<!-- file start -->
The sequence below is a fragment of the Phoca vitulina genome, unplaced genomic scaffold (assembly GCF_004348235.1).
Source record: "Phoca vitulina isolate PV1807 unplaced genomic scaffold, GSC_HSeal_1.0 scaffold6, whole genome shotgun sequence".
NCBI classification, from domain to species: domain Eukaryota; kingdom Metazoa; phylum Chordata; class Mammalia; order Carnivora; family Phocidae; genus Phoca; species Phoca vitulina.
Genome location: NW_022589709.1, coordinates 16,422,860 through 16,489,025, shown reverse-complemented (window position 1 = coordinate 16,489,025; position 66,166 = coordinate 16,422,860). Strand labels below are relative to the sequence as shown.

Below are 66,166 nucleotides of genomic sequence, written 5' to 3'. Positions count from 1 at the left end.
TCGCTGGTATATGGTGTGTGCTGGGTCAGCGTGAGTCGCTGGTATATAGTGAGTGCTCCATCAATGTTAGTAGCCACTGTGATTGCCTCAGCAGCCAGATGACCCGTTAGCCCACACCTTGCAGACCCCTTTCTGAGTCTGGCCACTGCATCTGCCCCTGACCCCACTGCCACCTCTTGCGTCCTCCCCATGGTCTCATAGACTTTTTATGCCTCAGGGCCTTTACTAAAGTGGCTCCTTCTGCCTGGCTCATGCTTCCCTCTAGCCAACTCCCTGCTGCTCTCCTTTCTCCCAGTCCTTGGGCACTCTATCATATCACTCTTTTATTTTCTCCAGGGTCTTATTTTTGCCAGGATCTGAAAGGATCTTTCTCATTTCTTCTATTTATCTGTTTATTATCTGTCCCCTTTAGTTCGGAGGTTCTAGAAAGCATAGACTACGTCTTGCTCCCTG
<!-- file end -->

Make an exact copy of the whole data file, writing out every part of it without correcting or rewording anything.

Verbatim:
The sequence below is a fragment of the Phoca vitulina genome, unplaced genomic scaffold (assembly GCF_004348235.1).
Source record: "Phoca vitulina isolate PV1807 unplaced genomic scaffold, GSC_HSeal_1.0 scaffold6, whole genome shotgun sequence".
NCBI classification, from domain to species: domain Eukaryota; kingdom Metazoa; phylum Chordata; class Mammalia; order Carnivora; family Phocidae; genus Phoca; species Phoca vitulina.
Genome location: NW_022589709.1, coordinates 16,422,860 through 16,489,025, shown reverse-complemented (window position 1 = coordinate 16,489,025; position 66,166 = coordinate 16,422,860). Strand labels below are relative to the sequence as shown.

Below are 66,166 nucleotides of genomic sequence, written 5' to 3'. Positions count from 1 at the left end.
TCGCTGGTATATGGTGTGTGCTGGGTCAGCGTGAGTCGCTGGTATATAGTGAGTGCTCCATCAATGTTAGTAGCCACTGTGATTGCCTCAGCAGCCAGATGACCCGTTAGCCCACACCTTGCAGACCCCTTTCTGAGTCTGGCCACTGCATCTGCCCCTGACCCCACTGCCACCTCTTGCGTCCTCCCCATGGTCTCATAGACTTTTTATGCCTCAGGGCCTTTACTAAAGTGGCTCCTTCTGCCTGGCTCATGCTTCCCTCTAGCCAACTCCCTGCTGCTCTCCTTTCTCCCAGTCCTTGGGCACTCTATCATATCACTCTTTTATTTTCTCCAGGGTCTTATTTTTGCCAGGATCTGAAAGGATCTTTCTCATTTCTTCTATTTATCTGTTTATTATCTGTCCCCTTTAGTTCGGAGGTTCTAGAAAGCATAGACTACGTCTTGCTCCCTG